Learn about the marketing funnel and how to use it
It’s easy to feel overwhelmed when trying to understand marketing funnels. Descriptions are heavy on jargon and light on practical advice. Adding to the complexity is the fact that there’s no single model all experts can agree on.
But avoiding the topic altogether isn’t an option. Regardless of your industry, the concept is critical in organizing your efforts for identifying and nurturing potential customers. That’s why we’ve compiled a list of the best practices and benefits to help you think through your own process.
In this article about the marketing funnel, we’ll cover:
What is a marketing funnel?
A marketing funnel is a method for converting leads into customers by first targeting a wide number of consumers (how wide will depend on your budget and the size of your potential audience). In a perfect world, each person you target would stick around for the entire customer journey, which would end with their handing over their hard-earned cash. In today’s competitive world, however, the number of audience members inevitably narrows.
The reasons vary. Maybe they weren’t that interested in your product in the first place. Maybe your price is out of their budget. And the list goes on. Whatever the cause, there will be those who lose interest, leaving you with fewer and fewer leads to nurture — hence the funnel metaphor.
That funnel includes four stages:
We’ll go into more detail on those further down. But first, a quick disclaimer — as mentioned before, not all experts break down the marketing funnel the same way. The good news is that those variations are relatively minor. All of them tell the same story, which is that as the marketing funnel narrows, potential leads will drop out of it until the point of sale. All of them also share the same goal of capturing conversions — or, in other words, minimizing the number of leads that drop out.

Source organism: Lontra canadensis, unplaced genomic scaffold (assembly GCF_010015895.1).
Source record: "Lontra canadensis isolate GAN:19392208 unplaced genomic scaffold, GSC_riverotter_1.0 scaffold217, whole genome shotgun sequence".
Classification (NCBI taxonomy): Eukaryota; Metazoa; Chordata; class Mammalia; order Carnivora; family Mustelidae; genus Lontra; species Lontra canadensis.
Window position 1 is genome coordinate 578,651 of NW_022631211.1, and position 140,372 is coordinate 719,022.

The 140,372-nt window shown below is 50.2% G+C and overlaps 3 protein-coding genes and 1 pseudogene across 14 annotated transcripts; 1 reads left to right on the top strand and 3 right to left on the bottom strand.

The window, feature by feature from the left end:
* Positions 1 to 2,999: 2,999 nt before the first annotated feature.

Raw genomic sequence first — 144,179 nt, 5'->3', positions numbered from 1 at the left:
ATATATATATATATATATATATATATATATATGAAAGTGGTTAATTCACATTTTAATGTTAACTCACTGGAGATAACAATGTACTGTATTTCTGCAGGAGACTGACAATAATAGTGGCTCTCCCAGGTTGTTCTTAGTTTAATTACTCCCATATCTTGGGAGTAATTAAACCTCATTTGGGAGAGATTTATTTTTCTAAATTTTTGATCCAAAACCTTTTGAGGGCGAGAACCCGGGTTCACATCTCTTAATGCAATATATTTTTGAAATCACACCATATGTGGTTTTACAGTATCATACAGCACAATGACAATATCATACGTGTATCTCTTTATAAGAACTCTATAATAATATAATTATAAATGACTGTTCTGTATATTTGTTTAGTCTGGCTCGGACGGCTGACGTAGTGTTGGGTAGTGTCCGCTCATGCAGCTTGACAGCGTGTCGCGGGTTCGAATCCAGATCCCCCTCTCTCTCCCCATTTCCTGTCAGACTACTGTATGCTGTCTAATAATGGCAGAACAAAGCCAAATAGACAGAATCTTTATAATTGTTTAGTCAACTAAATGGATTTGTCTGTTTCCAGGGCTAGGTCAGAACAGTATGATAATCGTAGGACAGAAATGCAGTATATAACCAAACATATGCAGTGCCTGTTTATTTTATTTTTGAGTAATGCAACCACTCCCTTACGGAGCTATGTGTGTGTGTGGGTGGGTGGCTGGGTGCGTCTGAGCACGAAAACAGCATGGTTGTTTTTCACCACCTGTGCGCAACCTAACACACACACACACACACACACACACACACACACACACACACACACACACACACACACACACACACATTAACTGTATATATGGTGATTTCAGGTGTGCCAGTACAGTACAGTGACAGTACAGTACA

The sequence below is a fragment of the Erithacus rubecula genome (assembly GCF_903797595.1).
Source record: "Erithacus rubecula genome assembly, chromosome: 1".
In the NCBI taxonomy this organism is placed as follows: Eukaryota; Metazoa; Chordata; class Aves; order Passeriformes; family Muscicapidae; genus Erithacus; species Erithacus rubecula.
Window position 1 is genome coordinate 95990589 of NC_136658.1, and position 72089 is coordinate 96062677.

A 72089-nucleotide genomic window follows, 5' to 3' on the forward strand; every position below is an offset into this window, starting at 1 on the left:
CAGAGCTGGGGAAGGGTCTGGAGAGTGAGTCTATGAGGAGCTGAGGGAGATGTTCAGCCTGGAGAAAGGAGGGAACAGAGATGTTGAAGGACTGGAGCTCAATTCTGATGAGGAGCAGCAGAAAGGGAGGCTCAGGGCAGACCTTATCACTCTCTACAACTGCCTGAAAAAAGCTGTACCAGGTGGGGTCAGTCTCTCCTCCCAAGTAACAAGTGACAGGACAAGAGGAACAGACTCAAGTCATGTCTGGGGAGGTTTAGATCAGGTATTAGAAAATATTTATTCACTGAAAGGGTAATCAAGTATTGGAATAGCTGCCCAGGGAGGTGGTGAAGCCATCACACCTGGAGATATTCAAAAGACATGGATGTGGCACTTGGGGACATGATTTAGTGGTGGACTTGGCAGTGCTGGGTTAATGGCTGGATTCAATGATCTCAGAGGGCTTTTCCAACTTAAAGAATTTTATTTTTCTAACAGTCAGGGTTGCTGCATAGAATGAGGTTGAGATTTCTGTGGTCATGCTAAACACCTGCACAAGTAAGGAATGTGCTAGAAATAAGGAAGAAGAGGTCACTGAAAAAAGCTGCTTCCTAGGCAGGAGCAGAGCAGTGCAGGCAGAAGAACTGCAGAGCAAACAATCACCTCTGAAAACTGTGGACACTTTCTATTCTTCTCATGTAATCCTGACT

Finally, all agree that one of the central uses of a marketing funnel is the ability to identify where those holes in the funnel are located. Once you know that, patching them becomes a lot easier.
Stages of the marketing funnel
As you read through the following stages of the marketing funnel, keep in mind that they apply to more than a single promotion or product (unless, of course, you have just one product). Rather, these steps are meant to refer to the entire journey your typical customer goes through — from first learning about your brand to making a purchase.
Attention. This is the stage in the funnel when a potential customer becomes aware of your brand, be it through an ad, recommendation, or an online search.
Interest. If a consumer becomes aware but nothing more, they’re out of the funnel. But if their interest is piqued, you’ve generated a lead. At this point, they begin learning more about your business and your offerings. This, in turn, opens the door for you to deliver tailored touches that speak directly to how your product or service can benefit them. Succeed, and you’ll have the beginnings of a business-consumer relationship.
Desire. Once this happens, you have a “qualified lead,” someone who has expressed interest but has yet to open up their wallet. If you have a marketing team, it’s their job to identify these potential customers and actively nurture those leads by providing them with more personalized content and interactions — from emails to phone calls, depending on the industry.
Action. The customer makes a purchase and completes their journey through the funnel.
With those stages fresh in your mind, it’s time to drill down into the benefits of the funnel as a unified whole.
Benefits of marketing funnels
The marketing funnel is more than a fancy concept a wild-haired professor came up with in a business school. It describes a real-life process with measurable benefits to your business. Here are a few of those benefits.
Maintaining a marketing strategy. Once you know where your customers are falling off in the marketing funnel, you’re positioned to implement strategies that directly address shortcomings in your marketing strategy.
Consistent promotion. The more familiar you are with the stages of the marketing funnel, the better you’re able to ensure tactics for each one.
Increase sales. With those tactics in place, you are prepared to expertly guide each potential customer through to the point of sale.
Save time and effort. Knowing your customers’ marketing journey and predetermining marketing strategies for each stage of the funnel means you will already have a plan set for when customers drop off.
Predictive sales. Once you have a sense of how big your audience is at every stage of your funnel, the better you can forecast future sales.
Customer retention. Research indicates the costs associated with converting a new customer are more than five times that of retaining an existing one. Having a plan for each stage of the funnel should include being prepared to reengage them the moment they reach the bottom.